Tag Archives: sadness

Memories of Shirley Temple…

23 Jan

Tonight I was reminded of a great memory while watching T.V.. My Grandma Kennedy passed away 2 years ago but the thing I remembered was from a long time ago when I was a little girl. My Grandma and Grandpa Kennedy had 10 kids and they used to have a huge house big enough to hold them all. When I was a little kid this big house was like an amusement park for me. I was the first grandkid too, so my Grandma tried to spoil me whenever she could. I used to get to spend weekends with them all by myself and now I realize how special those moments were. My Grandparents used to have dinner parties and afterwards they made all their friends drinks. Now you have to realize that we are Irish Catholic which might as well be a symptom of alcoholism in my mind. My Grandma could not have made a froo-froo fruity drink if her life depended on it. So I would watch as she made real drinks for every single adult in the house after eating a huge dinner which she also prepared. And she would look down at me, because I was only knee height at the time, and ask what I was hanging around for. I would say that I was waiting for my drink. I mean everyone else had one and I thought that should include me. So my Grandma would ask if I wanted a Shirley Temple. And I would squeal to the affirmative. I loved and still love today Shirley Temple. And I assumed that a drink named after her had to be a drink she drank all the time. And my Grandma put no less work into my drink that she did the others. She would take a martini shaker and pour in 2 shots of 7-UP and 2 shots of Sprite. She would throw in some ice cubes and shut the shaker. She would shake up my Shirley Temple and pour it into a short old-fashioned drink glass. And then she would take 2 maraschino cherries from the jar and drop them into my drink. Last but not least she would put in a red drink stirring straw and put it on a fancy napkin. She would carry it into me at the table in front of everyone. It was one of the few times in my life that I remember a whole room of people looking at me without my face turning bright red. Maybe I was too young to feel embarrassed. Maybe my Grandma just made me feel special and not guilty that she was treating me special too. There are more days in my life now that I barely remember feeling special. I am glad I have memories of my Grandma to remind me of what special feels like. I miss her so much. Maybe I will go make myself a Shirley Temple and remember her some more.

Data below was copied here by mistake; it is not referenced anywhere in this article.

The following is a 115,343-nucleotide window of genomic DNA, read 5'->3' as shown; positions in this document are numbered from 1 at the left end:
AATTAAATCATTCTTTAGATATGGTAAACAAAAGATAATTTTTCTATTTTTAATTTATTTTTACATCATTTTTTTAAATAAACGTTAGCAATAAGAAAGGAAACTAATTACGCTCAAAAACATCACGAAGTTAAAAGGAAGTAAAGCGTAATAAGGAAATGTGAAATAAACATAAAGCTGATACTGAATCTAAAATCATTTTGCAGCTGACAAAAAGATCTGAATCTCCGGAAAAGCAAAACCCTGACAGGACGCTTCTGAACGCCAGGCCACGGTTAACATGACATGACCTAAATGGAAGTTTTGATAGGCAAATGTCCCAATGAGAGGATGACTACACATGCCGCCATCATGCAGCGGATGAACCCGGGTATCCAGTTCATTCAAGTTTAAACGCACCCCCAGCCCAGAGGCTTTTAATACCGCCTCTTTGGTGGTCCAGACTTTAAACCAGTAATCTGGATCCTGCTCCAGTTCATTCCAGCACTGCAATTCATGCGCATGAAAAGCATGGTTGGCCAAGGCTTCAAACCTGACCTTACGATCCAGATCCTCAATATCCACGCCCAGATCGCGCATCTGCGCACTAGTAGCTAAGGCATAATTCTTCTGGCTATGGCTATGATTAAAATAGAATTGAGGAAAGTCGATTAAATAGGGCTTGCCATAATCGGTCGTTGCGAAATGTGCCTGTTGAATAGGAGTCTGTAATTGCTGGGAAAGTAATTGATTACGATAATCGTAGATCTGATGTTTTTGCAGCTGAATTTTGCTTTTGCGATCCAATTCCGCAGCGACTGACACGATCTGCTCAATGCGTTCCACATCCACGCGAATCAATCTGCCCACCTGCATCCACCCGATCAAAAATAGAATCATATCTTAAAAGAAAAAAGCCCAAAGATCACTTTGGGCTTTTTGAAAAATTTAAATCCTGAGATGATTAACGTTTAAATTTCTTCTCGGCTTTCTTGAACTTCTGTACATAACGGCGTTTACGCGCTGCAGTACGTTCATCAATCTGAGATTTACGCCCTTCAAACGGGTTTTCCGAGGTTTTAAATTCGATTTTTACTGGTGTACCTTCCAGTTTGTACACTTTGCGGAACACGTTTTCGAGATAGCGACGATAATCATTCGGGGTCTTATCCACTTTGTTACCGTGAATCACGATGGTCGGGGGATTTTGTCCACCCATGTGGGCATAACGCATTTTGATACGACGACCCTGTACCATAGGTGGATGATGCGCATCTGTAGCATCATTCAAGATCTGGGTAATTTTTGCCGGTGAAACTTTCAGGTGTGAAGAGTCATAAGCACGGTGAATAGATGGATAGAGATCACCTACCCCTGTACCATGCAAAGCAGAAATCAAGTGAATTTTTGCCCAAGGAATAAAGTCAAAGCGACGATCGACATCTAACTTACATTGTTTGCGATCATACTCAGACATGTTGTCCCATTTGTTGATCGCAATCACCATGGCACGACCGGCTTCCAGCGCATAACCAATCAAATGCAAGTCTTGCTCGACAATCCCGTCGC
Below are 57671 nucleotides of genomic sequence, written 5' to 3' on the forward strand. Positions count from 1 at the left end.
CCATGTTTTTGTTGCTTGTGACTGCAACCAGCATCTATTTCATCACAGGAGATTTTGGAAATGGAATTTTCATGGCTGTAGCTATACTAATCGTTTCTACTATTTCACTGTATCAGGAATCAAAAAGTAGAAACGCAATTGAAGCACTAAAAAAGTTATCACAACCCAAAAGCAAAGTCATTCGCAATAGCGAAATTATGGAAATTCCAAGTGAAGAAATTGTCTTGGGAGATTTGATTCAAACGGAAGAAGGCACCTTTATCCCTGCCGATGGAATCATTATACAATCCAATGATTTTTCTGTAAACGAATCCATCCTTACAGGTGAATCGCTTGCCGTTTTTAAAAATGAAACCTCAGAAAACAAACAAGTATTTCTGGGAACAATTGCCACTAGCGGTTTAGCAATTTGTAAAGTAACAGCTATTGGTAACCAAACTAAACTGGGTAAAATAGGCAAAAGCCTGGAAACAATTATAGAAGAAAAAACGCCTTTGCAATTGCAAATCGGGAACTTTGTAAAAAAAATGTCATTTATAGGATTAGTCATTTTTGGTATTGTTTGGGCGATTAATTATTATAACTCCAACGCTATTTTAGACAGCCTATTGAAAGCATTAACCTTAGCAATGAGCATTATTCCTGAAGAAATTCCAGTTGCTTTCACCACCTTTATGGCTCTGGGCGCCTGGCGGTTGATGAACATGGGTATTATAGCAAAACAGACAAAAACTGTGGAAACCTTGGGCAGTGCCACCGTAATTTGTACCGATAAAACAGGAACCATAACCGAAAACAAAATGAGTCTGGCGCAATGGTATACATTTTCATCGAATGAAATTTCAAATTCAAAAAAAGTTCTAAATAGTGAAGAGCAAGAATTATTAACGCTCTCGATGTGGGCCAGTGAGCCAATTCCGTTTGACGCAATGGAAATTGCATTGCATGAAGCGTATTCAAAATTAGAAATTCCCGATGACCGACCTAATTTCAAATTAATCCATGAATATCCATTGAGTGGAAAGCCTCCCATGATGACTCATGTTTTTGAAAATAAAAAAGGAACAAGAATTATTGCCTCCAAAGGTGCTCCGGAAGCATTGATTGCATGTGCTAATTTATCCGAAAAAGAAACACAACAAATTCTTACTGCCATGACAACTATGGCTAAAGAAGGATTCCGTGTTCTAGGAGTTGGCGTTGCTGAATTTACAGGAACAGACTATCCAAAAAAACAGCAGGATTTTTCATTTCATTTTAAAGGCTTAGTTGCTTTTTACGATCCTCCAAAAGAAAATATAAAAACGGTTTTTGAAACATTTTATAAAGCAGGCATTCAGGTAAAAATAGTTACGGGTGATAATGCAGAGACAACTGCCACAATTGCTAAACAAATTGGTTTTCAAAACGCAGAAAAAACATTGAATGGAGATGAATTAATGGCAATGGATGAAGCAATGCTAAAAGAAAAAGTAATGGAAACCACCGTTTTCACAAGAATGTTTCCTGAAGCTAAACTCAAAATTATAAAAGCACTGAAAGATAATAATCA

To where my mind wanders…

15 Jul

Lately the same quote seems to be jumping out at me on all my social media. It wasn’t a quote I was familiar with but just the same it struck a chord with me. It goes something like ” To find your true love, all you have to do is watch where your mind goes when it wanders.” This would be hard for me normally because my mind is constantly wandering and imagining. But this summer there has been something that keeps dragging my attention back to it. It is a large empty space. Here is who used to fill my summer days.